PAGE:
Why Insurance Companies Get Secretive About Long Term Disability Claims

If you become disabled and cannot work, you begin to search for a source of monetary support. If you have a long term disability policy, you can request the type of benefits that are meant to furnish the policy holder with a source of temporary support. When you apply for those same benefits, you hope that there will not be any delays.
Unfortunately, your application will go to the office of a business that welcomes delays. In fact, the insurance company might even act to cause a delay. Each such delay provides the granter of the long term disability policy with more time for carrying out video surveillance. The findings from such surveillance can become solid grounds for denying a claim.

How an insurance company’s response to your application might trigger a delay

It could be that your first application will result in issuance of a denial. That denial might be based on the fact that you have failed to provide sufficient proof, concerning the existence of an accident-caused injury. You can have another test done or go to another medical exam, and give the insurer more time in which to seek a reason for denying a second application.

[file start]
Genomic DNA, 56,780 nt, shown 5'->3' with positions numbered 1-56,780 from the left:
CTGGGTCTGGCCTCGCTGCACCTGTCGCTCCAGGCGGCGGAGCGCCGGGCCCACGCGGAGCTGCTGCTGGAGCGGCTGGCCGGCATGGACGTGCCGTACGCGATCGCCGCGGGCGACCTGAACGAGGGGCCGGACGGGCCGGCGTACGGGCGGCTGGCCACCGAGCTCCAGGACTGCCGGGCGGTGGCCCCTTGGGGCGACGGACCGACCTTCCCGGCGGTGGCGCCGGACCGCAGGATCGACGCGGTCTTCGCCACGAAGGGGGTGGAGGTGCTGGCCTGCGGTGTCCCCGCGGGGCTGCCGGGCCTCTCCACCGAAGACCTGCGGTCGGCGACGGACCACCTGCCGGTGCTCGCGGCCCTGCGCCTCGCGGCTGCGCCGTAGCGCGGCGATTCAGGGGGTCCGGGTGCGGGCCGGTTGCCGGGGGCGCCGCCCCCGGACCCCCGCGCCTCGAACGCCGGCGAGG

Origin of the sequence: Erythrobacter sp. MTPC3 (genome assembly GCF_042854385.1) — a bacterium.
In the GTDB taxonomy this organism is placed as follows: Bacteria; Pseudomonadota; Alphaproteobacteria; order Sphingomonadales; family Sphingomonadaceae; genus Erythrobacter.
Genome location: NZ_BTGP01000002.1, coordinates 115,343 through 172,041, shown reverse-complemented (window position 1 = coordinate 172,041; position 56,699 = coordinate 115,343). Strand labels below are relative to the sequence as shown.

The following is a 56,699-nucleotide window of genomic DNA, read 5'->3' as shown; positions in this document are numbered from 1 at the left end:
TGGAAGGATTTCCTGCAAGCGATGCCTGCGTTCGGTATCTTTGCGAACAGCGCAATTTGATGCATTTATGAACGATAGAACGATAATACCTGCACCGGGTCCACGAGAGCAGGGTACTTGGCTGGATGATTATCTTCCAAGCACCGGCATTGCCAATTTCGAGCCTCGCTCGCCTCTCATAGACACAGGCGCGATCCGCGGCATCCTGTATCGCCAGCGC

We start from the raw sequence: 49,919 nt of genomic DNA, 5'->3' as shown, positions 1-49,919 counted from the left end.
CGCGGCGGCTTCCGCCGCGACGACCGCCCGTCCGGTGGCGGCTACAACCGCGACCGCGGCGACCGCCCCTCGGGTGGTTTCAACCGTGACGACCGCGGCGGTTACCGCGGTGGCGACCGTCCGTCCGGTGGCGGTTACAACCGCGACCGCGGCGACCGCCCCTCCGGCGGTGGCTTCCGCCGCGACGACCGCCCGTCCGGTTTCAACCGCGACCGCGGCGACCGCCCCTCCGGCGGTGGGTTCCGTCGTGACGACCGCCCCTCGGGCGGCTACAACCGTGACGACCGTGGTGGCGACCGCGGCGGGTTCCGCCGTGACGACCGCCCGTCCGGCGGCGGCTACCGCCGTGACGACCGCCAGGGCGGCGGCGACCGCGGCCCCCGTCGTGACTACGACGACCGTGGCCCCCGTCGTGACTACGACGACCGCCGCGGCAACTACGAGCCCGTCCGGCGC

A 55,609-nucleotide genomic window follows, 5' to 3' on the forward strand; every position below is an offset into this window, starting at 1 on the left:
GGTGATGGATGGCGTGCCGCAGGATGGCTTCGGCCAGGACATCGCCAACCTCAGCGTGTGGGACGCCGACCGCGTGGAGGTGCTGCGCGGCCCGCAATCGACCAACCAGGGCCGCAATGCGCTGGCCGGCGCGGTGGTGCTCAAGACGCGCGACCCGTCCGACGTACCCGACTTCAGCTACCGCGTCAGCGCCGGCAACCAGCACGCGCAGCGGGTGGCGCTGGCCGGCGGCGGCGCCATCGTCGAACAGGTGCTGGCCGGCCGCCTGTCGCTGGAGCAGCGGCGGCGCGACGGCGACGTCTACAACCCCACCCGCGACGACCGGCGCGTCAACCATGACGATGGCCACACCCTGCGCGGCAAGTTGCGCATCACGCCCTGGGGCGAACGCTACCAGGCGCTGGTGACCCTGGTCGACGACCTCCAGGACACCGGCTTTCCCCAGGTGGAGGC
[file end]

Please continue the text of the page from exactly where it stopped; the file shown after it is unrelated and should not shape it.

Your insurance company might tell you that your application has not been completed properly. You might realize that you did forget to include one piece of information, so you make the correction and resubmit your application. You might then get a notice saying that you have submitted a form with incorrect figures or one that has misleading formation.
Your insurance company might point to the time of your application’s arrival at the company’s offices. If it arrived after a given date, that would be grounds for denying it. If it did not offer evidence that a clear diagnosis has been given, then you have become the victim of yet another delay-causing tactic.

How such delay-causing tactics can give added support to a refusal to provide benefits

Suppose you have been told that you must get a clear diagnosis. For that reason, you agree to go to an independent medical exam (IME). Then you submit another in a series of applications. You might not think that your insurer could have any more grounds for issuing denials. Then you might be told that the report from the IME did not match with what your own doctor reported.
Again, you might be denied. Alternately, you might be told that your IME shows that you can still do certain parts of your job. Again you will have been deprived of any benefit that you have anticipated. Again, the insurer has found a way to hold onto some of the money to which you feel entitled. Do not feel resigned to managing without the money that you had hoped to receive. Instead, get a good attorney. That personal injury lawyer in Cornwall can help you to steer your way through a lengthy and trying process.